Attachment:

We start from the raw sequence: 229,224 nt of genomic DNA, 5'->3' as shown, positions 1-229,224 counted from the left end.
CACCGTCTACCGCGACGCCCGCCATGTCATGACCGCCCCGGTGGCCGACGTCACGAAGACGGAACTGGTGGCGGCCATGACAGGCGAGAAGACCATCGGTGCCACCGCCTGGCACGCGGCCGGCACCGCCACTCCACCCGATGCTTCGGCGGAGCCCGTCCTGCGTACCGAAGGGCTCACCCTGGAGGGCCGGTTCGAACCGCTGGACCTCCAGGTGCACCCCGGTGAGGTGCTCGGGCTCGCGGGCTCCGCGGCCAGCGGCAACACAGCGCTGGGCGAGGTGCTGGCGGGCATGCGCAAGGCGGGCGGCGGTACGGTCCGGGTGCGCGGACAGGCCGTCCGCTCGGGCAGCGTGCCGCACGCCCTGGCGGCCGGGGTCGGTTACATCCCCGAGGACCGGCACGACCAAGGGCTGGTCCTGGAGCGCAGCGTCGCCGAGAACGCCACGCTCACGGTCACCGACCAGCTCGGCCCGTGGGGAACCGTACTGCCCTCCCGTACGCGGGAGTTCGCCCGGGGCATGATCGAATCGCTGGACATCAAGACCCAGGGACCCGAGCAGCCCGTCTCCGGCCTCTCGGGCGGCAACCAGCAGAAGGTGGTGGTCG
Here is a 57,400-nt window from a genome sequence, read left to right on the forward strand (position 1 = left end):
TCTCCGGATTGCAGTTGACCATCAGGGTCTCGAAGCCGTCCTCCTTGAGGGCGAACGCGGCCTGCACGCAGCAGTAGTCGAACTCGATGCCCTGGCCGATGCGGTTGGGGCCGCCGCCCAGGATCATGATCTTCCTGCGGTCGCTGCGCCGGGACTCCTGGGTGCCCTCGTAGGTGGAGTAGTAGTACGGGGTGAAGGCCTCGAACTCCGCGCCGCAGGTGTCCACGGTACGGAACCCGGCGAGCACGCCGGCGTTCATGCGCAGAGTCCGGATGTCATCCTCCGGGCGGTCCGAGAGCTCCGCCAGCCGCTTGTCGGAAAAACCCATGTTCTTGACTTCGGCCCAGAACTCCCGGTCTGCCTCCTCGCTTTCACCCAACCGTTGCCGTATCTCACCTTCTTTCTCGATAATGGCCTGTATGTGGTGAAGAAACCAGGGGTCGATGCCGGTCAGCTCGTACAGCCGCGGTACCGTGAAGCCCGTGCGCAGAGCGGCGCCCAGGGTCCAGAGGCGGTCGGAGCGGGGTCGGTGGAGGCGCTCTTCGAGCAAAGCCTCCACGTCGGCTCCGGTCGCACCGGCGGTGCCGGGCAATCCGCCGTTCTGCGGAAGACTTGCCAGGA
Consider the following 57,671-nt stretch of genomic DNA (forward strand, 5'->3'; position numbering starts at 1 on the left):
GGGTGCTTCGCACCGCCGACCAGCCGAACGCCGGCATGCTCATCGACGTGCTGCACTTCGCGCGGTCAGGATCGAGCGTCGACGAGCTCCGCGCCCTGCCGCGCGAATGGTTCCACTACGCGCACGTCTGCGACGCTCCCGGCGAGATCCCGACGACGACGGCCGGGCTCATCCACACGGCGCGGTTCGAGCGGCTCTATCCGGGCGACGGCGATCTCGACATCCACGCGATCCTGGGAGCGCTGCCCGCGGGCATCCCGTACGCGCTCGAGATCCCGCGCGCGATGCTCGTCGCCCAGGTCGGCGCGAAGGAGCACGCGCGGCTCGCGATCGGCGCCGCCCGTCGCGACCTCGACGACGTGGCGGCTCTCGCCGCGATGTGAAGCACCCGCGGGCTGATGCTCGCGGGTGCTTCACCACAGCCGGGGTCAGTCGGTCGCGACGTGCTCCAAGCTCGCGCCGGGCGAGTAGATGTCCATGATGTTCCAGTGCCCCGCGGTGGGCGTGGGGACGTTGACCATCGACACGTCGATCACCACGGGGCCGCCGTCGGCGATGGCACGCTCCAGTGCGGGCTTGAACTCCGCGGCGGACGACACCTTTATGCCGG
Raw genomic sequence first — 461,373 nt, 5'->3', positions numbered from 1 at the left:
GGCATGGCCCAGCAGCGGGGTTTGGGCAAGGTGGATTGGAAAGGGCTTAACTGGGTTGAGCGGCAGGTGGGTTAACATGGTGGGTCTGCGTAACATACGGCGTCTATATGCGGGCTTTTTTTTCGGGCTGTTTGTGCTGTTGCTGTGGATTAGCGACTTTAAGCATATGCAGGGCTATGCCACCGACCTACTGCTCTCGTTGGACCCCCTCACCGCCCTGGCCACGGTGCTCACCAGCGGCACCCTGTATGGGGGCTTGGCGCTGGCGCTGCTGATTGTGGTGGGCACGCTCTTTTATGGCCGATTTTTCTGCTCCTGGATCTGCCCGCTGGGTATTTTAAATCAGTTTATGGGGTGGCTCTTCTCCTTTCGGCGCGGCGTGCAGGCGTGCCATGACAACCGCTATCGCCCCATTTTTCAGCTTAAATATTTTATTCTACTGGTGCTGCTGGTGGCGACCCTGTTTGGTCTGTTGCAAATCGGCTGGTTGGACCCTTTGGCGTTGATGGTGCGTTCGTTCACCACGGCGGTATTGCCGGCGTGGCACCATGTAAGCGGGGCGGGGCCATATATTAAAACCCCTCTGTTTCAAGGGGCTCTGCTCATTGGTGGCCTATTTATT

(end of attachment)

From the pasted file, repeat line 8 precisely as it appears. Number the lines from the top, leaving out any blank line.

GGCATGGCCCAGCAGCGGGGTTTGGGCAAGGTGGATTGGAAAGGGCTTAACTGGGTTGAGCGGCAGGTGGGTTAACATGGTGGGTCTGCGTAACATACGGCGTCTATATGCGGGCTTTTTTTTCGGGCTGTTTGTGCTGTTGCTGTGGATTAGCGACTTTAAGCATATGCAGGGCTATGCCACCGACCTACTGCTCTCGTTGGACCCCCTCACCGCCCTGGCCACGGTGCTCACCAGCGGCACCCTGTATGGGGGCTTGGCGCTGGCGCTGCTGATTGTGGTGGGCACGCTCTTTTATGGCCGATTTTTCTGCTCCTGGATCTGCCCGCTGGGTATTTTAAATCAGTTTATGGGGTGGCTCTTCTCCTTTCGGCGCGGCGTGCAGGCGTGCCATGACAACCGCTATCGCCCCATTTTTCAGCTTAAATATTTTATTCTACTGGTGCTGCTGGTGGCGACCCTGTTTGGTCTGTTGCAAATCGGCTGGTTGGACCCTTTGGCGTTGATGGTGCGTTCGTTCACCACGGCGGTATTGCCGGCGTGGCACCATGTAAGCGGGGCGGGGCCATATATTAAAACCCCTCTGTTTCAAGGGGCTCTGCTCATTGGTGGCCTATTTATT